When it comes to betting on quarters individually, it’s not uncommon to see -115 or worse. Now, that might not seem all that significant, but when you consider there are multiple quarters in a game it’s easy to see how the house has tipped things in their favor.
If you have something specific that tips you off on how you think a quarter is going to play out, I suppose it can be okay to take advantage. However, I would highly recommend avoiding quarters as a bet that you make on a consistent basis.
3 – A Live Bet Against Your Original Pick
This one seems so obvious, yet I’ve seen it happen firsthand time and time again. Making a live bet that contradicts an original bet you made is something that is rarely successful, and it has the potential to be disastrous.
If you’re not familiar with the scenario I’m referring to, here’s an example: You bet on the Patriots at -8 before the game against the Dolphins. As the game progresses, it’s looking like the Dolphins are easily going to cover the spread and you’re going to lose your bet.
Then, in an effort to avoid losing this bet, you decide to make a live bet on the game and put your money on the Dolphins to cover. Perhaps you put $50 on the Patriots at the start of the game, and then you decide to put $75 on the Dolphins as your live bet so that you’ll cover your loss and still make a little money.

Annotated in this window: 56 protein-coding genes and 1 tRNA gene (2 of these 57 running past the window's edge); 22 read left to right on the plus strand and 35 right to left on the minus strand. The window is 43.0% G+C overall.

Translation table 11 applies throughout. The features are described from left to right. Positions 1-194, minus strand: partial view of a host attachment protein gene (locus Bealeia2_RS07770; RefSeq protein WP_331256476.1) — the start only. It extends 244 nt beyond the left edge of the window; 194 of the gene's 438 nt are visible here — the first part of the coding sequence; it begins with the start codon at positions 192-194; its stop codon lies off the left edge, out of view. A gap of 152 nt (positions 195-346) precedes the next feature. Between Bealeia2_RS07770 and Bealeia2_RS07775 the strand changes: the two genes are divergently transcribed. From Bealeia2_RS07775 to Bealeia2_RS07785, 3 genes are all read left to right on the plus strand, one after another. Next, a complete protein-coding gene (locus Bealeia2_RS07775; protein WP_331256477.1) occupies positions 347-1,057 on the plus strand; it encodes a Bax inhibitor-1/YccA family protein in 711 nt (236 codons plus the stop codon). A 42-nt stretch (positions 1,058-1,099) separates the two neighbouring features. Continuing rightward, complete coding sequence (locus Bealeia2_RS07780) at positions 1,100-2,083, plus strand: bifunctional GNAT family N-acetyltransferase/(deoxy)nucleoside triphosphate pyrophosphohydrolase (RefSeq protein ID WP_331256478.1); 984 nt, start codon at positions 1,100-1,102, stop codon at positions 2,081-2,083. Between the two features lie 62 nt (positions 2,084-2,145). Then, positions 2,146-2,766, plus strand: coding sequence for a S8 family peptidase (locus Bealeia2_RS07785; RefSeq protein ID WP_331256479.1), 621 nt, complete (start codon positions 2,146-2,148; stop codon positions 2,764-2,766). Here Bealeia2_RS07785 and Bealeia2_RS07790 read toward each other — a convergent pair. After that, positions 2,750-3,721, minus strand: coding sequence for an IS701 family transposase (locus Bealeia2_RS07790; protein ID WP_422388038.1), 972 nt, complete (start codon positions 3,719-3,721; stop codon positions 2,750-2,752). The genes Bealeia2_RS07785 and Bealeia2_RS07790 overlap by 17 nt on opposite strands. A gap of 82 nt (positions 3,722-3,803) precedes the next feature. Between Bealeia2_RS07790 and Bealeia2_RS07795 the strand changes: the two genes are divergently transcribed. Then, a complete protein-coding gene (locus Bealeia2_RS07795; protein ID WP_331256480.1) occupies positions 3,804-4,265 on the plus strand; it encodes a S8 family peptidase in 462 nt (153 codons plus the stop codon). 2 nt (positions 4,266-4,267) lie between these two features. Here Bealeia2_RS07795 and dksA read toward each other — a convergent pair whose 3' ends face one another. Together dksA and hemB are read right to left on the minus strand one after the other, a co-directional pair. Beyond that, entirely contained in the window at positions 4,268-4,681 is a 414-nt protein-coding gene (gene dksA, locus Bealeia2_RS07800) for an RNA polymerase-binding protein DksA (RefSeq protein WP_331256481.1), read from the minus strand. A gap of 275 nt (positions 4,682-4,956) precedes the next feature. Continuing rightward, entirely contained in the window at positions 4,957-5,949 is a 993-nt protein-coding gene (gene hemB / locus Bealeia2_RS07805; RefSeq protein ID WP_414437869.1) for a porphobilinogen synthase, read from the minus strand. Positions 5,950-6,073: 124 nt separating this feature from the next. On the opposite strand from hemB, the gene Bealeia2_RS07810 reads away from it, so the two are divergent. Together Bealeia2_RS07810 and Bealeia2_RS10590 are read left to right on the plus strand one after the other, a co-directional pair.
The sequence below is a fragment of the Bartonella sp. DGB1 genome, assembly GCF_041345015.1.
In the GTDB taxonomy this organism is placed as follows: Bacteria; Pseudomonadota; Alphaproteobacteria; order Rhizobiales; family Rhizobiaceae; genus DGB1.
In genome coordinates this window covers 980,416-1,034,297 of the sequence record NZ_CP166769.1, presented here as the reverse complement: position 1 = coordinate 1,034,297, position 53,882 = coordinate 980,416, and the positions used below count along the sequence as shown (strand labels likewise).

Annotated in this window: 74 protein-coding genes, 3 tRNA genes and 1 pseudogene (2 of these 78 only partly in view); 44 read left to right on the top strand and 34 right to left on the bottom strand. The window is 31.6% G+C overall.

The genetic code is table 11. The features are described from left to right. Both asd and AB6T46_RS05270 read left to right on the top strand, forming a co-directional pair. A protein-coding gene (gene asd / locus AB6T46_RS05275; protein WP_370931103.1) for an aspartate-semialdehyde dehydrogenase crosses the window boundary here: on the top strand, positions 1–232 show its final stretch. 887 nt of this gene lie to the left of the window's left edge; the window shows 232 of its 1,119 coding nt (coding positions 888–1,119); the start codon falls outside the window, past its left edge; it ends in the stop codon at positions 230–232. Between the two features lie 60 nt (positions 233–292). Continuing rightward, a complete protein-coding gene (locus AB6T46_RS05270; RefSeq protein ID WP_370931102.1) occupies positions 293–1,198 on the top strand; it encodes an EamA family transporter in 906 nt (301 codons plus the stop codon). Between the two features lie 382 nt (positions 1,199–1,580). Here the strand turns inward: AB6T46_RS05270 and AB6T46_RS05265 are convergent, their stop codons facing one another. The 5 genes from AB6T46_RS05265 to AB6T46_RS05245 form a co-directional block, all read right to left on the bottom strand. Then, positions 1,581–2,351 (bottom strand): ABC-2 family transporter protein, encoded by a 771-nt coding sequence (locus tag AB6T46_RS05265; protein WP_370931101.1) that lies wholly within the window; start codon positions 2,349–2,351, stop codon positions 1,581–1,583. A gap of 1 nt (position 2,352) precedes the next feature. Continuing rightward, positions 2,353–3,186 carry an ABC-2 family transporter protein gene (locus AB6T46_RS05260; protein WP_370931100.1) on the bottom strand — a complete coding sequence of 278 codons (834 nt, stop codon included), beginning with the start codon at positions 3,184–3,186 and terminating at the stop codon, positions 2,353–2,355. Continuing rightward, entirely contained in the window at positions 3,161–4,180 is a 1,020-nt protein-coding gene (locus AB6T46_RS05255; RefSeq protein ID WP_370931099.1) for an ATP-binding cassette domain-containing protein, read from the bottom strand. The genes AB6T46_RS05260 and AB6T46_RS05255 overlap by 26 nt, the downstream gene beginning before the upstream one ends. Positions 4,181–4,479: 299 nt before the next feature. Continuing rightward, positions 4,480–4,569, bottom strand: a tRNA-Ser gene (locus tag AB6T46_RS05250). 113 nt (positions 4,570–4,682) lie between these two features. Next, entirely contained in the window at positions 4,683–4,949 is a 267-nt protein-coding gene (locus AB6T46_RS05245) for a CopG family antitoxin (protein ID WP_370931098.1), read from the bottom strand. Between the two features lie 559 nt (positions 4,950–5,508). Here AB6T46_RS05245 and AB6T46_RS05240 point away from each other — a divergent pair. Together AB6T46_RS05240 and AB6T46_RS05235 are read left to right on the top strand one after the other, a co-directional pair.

First of all, you’re taking a huge risk due to the possibility of losing both bets if things turn around in the game. In all likelihood you made your original pick for a reason, and changing it on the fly could be an indication that you’re falling victim to recency bias. Just because the team you bet on originally had a bad first quarter or half does not mean you should abandon them altogether.
Second, this is a first-degree violation of the important advice of “don’t chase your losses.” Simply put, if you made a bet on a certain team at the beginning of the game, just let it play out.
4 – Big Moneyline Favorites
Everyone likes a sure thing. The only problem is that when it comes to real money sports betting, sure things are few and far between.
Many inexperienced bettors see a big favorite and decide to bet a significant percentage of their bankroll on the moneyline thinking that there’s no way they can lose. Unfortunately, this strategy is rarely effective.
The reason why huge moneyline favorites are bad bets is because of the low value that they provide. If you have to risk $100 to win $20, as would be the case when making a bet on a team at -500, it’s just not worth it.
If you lose the above bet one out of five times, which is a very high win-rate, you’re still going to be down financially. Any time you’re in a situation where you can win 80% of the time and still come out behind, it’s probably best to avoid the bet altogether.
Sports are highly unpredictable and a single injury, bad call, or other unforeseen event that happens in-game can take a sure thing and make it much less certain.
It takes discipline to be an effective sports bettor who wins on a consistent basis. Much of that discipline revolves around staying the course, establishing a long-term sustainable strategy, and avoiding the temptation of chasing quick, easy wins.
If you’ve been struggling as a result of making the above bets regularly, consider shifting your game plan to one that focuses more on value.
Michael Stevens has been researching and writing topics involving the gambling industry for well over a decade now and is considered an expert on all things casino and sports betting. Michael has been writing for GamblingSites.org since early 2016. ...